In the early days of automobile production, inventors were just beginning to understand the development and construction of this new way of travel. It was the time of the Great War and resources were often scarce. With only two vehicles in circulation and production at the time, Aston Martin’s Coal Scuttle emerged on the automotive scene in 1914 as one of the earliest cars to hit the market.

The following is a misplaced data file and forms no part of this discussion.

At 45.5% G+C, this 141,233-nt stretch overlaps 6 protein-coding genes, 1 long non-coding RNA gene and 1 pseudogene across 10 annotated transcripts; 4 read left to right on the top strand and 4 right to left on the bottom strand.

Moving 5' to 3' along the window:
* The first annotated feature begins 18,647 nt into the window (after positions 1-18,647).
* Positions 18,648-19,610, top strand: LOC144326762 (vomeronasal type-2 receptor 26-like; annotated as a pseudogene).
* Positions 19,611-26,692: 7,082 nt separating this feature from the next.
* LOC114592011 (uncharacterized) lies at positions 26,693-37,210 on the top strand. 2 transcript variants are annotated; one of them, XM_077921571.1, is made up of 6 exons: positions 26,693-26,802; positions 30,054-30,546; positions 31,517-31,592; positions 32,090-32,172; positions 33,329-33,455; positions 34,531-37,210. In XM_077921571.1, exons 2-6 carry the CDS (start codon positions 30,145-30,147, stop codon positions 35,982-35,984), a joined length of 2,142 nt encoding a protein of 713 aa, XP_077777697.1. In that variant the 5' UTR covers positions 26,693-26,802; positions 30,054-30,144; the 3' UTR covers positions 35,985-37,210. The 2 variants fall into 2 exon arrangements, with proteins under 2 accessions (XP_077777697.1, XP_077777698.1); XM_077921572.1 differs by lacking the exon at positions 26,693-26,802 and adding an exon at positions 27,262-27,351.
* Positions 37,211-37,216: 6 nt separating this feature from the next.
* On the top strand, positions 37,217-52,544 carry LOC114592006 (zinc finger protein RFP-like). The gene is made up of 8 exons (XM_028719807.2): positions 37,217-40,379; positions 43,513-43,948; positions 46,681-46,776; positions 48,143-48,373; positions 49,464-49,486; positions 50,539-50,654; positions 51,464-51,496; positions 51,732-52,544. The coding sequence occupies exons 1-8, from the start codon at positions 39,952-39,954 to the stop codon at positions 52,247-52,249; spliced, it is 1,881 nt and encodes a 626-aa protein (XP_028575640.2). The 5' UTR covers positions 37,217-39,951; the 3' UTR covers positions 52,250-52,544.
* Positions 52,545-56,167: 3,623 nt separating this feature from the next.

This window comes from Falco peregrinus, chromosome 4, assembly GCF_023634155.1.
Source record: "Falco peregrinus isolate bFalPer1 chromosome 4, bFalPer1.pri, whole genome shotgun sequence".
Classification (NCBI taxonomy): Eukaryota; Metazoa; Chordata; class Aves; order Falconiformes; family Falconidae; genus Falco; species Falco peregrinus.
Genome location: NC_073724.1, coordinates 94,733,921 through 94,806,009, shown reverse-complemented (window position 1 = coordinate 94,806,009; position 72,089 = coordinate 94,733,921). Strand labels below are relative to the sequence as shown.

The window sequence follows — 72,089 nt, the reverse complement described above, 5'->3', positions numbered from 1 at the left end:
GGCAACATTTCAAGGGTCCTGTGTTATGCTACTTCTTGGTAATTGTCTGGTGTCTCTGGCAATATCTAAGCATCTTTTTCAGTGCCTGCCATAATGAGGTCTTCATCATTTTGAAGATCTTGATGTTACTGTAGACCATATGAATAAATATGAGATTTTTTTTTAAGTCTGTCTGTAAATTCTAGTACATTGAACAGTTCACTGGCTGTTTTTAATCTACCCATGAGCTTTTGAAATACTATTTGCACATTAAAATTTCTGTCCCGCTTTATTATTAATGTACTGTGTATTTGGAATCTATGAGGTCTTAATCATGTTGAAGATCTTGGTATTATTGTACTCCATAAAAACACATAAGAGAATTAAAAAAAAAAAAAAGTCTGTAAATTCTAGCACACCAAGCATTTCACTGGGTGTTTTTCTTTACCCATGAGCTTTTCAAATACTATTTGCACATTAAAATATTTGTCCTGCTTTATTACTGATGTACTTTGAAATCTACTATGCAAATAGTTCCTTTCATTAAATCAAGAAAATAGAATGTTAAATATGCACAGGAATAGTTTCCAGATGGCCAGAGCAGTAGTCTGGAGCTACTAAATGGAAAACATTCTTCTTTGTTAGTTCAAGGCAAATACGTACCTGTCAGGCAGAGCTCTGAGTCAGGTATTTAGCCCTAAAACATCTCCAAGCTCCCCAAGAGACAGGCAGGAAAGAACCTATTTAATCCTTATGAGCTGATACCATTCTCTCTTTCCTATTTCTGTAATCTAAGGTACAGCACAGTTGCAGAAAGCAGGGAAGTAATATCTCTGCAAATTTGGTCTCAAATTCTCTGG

The Coal Scuttle was given its name because of its resemblance to the household item. The model was a two-seater automobile that had a sporting body, as it was known in the early 1900s. The Coal Scuttle held the Chassis number A1 look. The engine was one of the first of many to come. It was a 1389CC 4-cylinder side valve, and it had the ability to reach 70 miles per hour. With its powerful engine and sporty build, the Coal Scuttle won a gold medal in the 1919 London-Edinburgh Trial and even continued on to make its first race track appearance at the Junior Car Club Meeting in Brooklands, placing second a total of three times and placing fourth in the final run. When 1920 approached, Aston Martin made a new model to replace the original, and the Coal Scuttle became history.